AJ: Do all religions piss you off, or is it just the Christian religion?
ASG: I see no difference. If Jesus was around now, the Church would be the first to crucify him. They would! When Christ was crucified, he was killed by the Church. If you were to place it in a hierarchy, he was not crucified by the Romans.
AJ: By the institution?
AJ: Do you still listen to the Clash?
ASG: I've not got rid of all my old vinyl and tapes, but these days I find it difficult to listen to rock-based music.
AJ: From your performances, though, you would think you had a lot of glam influence?
ASG: Well, when I was a kid, I liked Marc Bolan, David Bowie and Roxy Music, but when I listen to rock music now...If I listen to T Rex, there are certain songs that will never leave me, they're so beautiful. I think Marc Bolan and David Bowie are the only two from that period that still bear music naturally. There's a perfect pathos, humanism. It's a perfect harmony of what it was all about at that time.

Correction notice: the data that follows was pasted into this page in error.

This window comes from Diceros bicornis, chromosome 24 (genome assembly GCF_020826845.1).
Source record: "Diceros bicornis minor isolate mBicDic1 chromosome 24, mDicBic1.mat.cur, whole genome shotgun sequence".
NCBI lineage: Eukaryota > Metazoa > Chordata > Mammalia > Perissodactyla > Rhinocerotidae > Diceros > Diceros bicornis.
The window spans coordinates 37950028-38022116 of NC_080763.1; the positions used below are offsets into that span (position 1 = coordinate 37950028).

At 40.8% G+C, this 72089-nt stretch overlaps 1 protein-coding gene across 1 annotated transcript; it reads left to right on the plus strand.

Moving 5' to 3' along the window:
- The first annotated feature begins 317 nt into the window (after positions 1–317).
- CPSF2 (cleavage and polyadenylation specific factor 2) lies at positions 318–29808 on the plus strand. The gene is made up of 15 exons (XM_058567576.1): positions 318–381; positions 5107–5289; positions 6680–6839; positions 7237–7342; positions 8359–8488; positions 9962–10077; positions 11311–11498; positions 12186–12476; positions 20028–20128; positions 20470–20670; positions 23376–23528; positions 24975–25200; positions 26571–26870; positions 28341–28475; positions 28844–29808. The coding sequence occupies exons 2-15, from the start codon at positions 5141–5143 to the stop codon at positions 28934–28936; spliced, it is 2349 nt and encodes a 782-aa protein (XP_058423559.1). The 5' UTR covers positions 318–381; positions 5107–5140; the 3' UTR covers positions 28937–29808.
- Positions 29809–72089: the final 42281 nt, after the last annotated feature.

AJ: Have you ever heard of a band called Cinema Strange?
ASG: I have heard the name. Are they Americans?
AJ: They are, they're from Los Angeles, in the Deathrock scene. They're very surreal on stage and I think you've definitely influenced them. They don't sound *like* you, but they sound like you've influenced them.
ASG: That's good, 'cause no-one should sound like anyone else.
AJ: Yeah, there's a difference between hearing an influence and hearing a carbon copy. There were so many goth bands that all sounded like the Sisters of Mercy...
ASG: You see, some people would say that arrogance is a sin, but I would say, it depends. I think a dose of arrogance is absolutely necessary. Stand up and say, 'I am me!' You take in other things, it's like an evolutionary process, but no-one should sound like anyone else. No-one's existence should be a pale comparison to something else. You've got to be arrogant to a point. 'I am fucking ME!' That's why I think my life has been different. I just have different things that made me this way.
Andi Sex Gang's website: http://www.andisexgang.com
The Sex Gang Children's part in the early
evolution of the goth scene is chronicled in Pete Scathe's History Of Goth
Follow-ups to references in the interview:
Interview by Andi Jarrett: firstname.lastname@example.org